Makh Afghan, a Pashtun king of 14th century Deccan

A century before Bahlul Lodi became king, a Pashtun by name of Malik Makh Afghan became king of a large sultanate in Deccan in 1346 AD and sat on throne for twelve months. He was leader of the rebels who had revolted against Muhammad bin Tughlaq. He assumed the title of Sultan Nasir-ud-din Ismail Shah.

Sultan Nasir-ud-din Ismail Shah voluntarily abdicated in favour of Hasan Gangu (the founder of Bahmani dynasty) on September 1347 AD. The Pashtuns thus lost an opportunity to establish an independent kingdom in Deccan.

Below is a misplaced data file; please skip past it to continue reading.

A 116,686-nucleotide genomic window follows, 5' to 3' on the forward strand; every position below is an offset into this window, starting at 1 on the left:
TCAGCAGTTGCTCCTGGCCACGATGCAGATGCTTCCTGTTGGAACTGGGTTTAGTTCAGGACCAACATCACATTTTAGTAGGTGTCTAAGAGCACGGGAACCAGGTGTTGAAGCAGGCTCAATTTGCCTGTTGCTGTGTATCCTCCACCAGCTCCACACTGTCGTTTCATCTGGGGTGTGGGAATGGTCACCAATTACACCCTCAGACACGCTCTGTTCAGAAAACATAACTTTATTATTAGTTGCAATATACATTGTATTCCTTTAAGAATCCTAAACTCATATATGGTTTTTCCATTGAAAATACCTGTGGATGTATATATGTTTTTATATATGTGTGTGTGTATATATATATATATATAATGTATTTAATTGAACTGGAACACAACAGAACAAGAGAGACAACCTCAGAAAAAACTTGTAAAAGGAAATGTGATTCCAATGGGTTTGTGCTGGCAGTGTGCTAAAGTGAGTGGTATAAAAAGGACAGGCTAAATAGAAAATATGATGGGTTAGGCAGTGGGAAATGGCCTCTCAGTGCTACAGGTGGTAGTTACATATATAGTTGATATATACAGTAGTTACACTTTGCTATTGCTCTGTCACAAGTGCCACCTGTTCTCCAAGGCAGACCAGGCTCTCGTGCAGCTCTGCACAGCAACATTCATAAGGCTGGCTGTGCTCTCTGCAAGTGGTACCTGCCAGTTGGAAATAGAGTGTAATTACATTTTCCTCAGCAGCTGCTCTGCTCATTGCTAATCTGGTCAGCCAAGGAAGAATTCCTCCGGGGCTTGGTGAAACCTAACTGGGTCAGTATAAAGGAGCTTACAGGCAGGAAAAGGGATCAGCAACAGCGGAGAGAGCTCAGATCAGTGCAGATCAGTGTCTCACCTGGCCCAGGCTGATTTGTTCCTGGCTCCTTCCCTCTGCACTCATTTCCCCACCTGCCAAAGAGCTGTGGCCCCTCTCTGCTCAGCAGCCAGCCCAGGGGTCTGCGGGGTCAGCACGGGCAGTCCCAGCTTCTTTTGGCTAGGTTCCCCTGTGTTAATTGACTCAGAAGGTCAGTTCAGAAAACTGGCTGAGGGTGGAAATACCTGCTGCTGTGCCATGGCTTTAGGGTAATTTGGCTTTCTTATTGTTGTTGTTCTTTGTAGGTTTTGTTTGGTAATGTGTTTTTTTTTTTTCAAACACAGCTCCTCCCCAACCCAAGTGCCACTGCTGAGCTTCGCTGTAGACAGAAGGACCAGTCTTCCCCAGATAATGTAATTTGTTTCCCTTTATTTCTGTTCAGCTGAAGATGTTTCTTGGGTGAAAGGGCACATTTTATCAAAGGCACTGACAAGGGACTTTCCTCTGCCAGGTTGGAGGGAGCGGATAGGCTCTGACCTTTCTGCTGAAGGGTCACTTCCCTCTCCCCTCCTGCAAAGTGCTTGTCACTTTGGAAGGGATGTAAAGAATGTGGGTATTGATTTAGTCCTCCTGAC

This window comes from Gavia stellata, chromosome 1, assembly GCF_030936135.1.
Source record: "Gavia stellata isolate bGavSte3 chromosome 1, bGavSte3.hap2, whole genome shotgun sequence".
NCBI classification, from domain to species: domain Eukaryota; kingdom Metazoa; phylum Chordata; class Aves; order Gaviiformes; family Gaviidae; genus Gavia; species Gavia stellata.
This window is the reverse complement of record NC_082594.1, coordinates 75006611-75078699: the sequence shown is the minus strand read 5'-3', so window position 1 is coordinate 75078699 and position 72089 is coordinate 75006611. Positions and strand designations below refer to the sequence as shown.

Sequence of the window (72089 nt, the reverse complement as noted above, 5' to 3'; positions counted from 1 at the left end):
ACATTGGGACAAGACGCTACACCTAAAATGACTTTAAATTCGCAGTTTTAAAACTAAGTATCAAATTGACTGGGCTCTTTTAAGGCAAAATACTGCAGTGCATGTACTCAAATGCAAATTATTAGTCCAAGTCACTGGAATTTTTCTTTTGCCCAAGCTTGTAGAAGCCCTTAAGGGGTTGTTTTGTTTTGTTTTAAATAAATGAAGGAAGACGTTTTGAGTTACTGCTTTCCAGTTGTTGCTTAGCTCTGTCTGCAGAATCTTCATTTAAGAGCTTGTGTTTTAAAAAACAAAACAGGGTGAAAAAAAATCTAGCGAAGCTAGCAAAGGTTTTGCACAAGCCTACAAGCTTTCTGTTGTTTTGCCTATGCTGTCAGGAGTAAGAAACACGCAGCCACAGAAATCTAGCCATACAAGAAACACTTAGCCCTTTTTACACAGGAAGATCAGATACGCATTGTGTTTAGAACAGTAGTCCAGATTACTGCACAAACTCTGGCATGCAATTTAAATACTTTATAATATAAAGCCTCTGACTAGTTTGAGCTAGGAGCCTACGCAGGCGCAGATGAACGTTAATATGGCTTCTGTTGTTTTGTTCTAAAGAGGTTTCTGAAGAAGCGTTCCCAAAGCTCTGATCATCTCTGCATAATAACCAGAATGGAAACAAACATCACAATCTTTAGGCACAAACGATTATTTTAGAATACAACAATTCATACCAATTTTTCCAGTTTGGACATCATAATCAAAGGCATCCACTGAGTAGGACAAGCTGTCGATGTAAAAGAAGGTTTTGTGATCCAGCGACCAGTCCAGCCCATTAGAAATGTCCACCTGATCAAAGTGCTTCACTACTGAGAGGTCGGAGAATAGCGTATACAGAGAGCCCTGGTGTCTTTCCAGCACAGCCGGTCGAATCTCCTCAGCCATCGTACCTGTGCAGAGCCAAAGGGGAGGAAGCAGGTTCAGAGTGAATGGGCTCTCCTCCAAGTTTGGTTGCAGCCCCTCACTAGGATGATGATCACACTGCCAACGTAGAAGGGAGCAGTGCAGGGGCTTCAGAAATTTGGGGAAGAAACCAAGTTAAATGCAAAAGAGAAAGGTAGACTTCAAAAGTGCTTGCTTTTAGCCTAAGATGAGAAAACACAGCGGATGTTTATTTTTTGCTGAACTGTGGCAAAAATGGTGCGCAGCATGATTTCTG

Malik Makh Afghan held the office of Amir al-Umara (commander-in-chief of the army) under the new king for some time. But later Hasan Gangu (now Sultan Bahman Shah) got rid of Makh Afghan by accusing him of plotting against the king. Sultan Bahman Shah struck Makh Afghan with his own sword and killed him immediately. This was the first execution of its kind in open court in the Deccan.

For details read “The Bahmanis of the Deccan” by Haroon Khan Sherwani.


Malik Makh Afghan


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